Netanyahu in Moscow for Putin Syria talks
Israeli Prime Minister Benjamin Netanyahu was to meet Russian leader Vladimir Putin in Moscow on Monday as Israel frets over a Russian military buildup in war-torn Syria.
Moscow: Israeli Prime Minister Benjamin Netanyahu was to meet Russian leader Vladimir Putin in Moscow on Monday as Israel frets over a Russian military buildup in war-torn Syria.
Netanyahu is accompanied by his army and intelligence chiefs in a rare step for an overseas visit, underlining its strategic importance.
In a statement last week announcing the talks, Netanyahu`s office said the Israeli leader would speak about "the deployment of Russian military forces in Syria".
"He will describe the threats to Israel following the military reinforcement in the Syrian arena and the supply of weapons to Hezbollah and other terrorist organisations," the statement said.
Reports in the Israeli press said that the visit`s aim was to avoid any possible clashes between Israeli and Russian jets that could operate over Syria.
Israeli military officials reportedly fear that any Russian air presence could cut their room for maneuvre after several purported strikes on Iranian arms transfers to Hezbollah through Syria in recent months that were not officially acknowledged by Israeli authorities.
The United States has said Russia -- one of the few remaining allies of President Bashar al-Assad -- recently sent troops, artillery and aircraft to Syria, sparking fears that Moscow could be preparing to fight alongside government forces.
Moscow argues that any military support falls in line with existing defence contracts, but Moscow and Washington on Friday launched military talks on the four-year-old conflict that has claimed nearly 250,000 lives.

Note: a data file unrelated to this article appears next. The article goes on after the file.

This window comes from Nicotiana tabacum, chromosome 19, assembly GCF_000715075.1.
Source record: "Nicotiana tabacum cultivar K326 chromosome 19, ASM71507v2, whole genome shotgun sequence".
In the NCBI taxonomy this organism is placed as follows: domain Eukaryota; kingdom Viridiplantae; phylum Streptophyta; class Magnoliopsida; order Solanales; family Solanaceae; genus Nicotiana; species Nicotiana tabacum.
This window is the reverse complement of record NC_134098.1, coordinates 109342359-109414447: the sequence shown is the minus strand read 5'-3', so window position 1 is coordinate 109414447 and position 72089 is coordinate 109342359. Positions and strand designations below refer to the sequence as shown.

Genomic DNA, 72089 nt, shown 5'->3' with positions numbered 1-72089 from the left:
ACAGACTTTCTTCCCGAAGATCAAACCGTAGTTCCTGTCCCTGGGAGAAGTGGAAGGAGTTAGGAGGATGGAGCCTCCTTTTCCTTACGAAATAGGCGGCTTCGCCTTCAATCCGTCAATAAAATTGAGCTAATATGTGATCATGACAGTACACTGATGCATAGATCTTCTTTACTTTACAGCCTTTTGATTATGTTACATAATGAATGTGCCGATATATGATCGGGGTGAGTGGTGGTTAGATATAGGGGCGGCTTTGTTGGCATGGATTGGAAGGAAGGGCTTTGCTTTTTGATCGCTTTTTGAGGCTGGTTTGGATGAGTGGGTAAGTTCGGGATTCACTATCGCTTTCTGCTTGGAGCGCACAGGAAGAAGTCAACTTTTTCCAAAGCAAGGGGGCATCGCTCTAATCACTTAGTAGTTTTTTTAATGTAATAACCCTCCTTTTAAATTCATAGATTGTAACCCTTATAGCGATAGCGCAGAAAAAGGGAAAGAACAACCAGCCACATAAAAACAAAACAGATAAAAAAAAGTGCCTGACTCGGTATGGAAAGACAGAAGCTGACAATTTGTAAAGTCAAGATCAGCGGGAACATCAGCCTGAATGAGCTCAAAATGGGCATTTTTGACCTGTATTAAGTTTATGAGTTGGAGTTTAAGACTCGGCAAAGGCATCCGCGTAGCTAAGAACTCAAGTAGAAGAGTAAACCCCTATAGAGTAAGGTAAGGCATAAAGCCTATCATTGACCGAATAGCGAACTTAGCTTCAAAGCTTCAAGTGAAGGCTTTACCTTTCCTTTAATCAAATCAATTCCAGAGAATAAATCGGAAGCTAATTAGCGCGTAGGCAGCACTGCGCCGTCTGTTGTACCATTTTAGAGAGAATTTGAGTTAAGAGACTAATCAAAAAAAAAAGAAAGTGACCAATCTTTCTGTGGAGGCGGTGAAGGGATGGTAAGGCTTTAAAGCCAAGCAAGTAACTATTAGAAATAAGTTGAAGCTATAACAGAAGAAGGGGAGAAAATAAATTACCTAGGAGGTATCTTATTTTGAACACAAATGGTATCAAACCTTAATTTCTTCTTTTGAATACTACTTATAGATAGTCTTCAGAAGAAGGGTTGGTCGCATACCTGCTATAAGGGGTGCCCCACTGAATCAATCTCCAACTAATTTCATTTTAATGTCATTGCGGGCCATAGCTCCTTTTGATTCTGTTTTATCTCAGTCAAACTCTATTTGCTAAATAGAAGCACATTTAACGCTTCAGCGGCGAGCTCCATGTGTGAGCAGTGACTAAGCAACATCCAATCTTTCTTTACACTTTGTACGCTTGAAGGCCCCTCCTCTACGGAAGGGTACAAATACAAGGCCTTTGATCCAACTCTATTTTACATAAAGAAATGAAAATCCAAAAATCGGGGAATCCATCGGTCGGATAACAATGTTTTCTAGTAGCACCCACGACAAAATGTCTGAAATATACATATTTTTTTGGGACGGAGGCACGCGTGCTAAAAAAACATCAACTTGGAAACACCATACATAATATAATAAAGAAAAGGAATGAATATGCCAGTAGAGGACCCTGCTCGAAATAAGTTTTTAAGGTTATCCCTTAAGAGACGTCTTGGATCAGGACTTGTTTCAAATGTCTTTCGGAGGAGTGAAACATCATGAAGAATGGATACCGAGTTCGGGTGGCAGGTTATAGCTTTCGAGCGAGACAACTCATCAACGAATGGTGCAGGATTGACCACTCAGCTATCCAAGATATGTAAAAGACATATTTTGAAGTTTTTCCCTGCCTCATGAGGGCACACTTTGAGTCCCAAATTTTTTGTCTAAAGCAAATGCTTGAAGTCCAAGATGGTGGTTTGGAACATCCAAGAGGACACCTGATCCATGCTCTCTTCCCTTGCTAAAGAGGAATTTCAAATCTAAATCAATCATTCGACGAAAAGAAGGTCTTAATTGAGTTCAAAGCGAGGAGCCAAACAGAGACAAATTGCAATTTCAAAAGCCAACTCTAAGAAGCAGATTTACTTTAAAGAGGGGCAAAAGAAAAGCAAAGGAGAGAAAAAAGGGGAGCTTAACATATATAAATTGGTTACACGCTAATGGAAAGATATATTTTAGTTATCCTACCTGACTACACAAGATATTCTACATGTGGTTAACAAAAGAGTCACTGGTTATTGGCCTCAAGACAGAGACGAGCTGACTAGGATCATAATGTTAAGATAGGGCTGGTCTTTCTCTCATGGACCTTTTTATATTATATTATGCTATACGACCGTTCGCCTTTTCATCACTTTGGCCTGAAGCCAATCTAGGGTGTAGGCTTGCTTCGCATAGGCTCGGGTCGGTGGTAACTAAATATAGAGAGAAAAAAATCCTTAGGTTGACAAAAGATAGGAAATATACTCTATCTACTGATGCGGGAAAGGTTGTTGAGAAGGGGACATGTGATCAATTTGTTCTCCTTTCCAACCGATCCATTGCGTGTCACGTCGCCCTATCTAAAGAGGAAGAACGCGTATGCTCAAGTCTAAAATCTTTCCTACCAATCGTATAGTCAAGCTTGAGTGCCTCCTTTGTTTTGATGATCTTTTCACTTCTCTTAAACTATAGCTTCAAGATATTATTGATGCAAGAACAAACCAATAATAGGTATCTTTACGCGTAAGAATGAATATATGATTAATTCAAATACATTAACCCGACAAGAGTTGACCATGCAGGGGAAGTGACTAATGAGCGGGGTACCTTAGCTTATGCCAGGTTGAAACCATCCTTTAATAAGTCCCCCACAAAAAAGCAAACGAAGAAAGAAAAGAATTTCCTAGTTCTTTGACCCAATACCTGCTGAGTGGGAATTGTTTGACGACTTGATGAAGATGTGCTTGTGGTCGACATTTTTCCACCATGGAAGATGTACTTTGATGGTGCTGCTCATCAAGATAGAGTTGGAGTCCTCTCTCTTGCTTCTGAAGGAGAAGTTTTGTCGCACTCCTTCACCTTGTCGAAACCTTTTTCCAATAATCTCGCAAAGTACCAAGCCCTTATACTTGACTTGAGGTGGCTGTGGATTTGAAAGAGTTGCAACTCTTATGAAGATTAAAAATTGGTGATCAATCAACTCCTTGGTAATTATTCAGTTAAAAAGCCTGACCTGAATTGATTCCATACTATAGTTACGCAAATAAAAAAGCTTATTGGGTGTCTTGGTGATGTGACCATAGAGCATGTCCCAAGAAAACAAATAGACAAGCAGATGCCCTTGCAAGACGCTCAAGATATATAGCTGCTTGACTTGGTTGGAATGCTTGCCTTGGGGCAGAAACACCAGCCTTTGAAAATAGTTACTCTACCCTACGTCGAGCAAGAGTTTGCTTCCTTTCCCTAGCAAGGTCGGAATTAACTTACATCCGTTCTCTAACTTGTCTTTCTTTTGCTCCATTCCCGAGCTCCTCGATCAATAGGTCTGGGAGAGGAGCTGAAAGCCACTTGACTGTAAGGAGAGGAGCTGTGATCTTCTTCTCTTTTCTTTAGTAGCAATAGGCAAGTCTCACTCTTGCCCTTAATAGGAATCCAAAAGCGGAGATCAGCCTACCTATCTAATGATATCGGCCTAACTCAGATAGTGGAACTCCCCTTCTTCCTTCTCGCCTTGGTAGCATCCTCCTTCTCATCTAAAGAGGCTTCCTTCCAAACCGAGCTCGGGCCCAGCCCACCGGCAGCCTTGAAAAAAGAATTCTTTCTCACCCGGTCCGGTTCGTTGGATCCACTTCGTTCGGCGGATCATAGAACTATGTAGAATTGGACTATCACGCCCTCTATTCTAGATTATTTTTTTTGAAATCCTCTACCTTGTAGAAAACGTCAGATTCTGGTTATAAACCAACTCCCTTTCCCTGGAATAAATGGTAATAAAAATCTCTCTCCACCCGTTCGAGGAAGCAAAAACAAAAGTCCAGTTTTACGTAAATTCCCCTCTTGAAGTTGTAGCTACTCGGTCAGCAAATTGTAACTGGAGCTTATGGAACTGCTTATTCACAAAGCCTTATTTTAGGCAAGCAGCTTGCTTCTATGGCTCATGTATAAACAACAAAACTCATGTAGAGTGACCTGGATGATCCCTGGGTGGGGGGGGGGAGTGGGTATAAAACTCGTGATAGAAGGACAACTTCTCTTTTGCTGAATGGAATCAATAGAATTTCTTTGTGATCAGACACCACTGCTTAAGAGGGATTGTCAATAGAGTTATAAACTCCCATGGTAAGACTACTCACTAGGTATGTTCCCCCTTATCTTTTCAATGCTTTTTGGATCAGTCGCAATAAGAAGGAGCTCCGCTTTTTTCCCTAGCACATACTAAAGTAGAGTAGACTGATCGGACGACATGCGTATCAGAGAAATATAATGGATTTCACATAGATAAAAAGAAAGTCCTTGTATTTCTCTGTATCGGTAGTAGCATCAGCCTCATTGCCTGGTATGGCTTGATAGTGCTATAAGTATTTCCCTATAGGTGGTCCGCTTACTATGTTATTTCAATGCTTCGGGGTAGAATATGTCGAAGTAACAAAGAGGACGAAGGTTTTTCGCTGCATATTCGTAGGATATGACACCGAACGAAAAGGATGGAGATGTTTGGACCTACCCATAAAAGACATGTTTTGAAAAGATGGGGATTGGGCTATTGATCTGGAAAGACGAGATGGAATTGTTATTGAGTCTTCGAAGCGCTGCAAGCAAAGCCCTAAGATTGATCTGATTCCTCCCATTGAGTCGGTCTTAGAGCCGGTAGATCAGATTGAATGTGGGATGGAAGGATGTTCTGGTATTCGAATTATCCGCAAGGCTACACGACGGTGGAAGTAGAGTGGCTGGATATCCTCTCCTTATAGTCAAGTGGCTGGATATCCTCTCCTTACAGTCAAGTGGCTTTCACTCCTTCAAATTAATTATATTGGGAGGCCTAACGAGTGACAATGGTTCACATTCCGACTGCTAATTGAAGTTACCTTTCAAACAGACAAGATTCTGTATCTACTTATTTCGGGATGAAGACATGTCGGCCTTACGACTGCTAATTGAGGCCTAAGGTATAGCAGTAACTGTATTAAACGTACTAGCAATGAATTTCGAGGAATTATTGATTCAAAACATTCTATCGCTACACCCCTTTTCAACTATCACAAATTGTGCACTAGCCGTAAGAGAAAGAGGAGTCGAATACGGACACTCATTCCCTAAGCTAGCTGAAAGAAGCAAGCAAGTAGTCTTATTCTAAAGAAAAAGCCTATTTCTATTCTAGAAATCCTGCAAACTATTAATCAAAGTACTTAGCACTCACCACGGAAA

Moscow has been on a diplomatic push to get a US-led coalition of Western and regional powers fighting the Islamic State group to join forces with Assad against the jihadists.
Israel opposes President Bashar al-Assad`s regime, but has sought to avoid being dragged into the conflict in neighbouring Syria.
It also fears that Iran could increase its support for Hezbollah and other militant groups as international sanctions are gradually lifted under a July nuclear deal that Moscow helped negotiate between Tehran and world powers.
Netanyahu is set to fly to the United States for talks with President Barack Obama in November in a bid to ease tensions over the Iran deal between the two long-standing allies.
But Israeli left-leaning daily Haaretz said the visit to Moscow appeared to reflect Netanyahu`s "lack of faith in the ability and willingness of the US to protect Israeli security interests."
Netanyahu and Putin will also discuss the lack of progress in the peace process between Israel and the Palestinians, the Kremlin said, with Palestinian president Mahmud Abbas set to meet Putin in Moscow on Wednesday.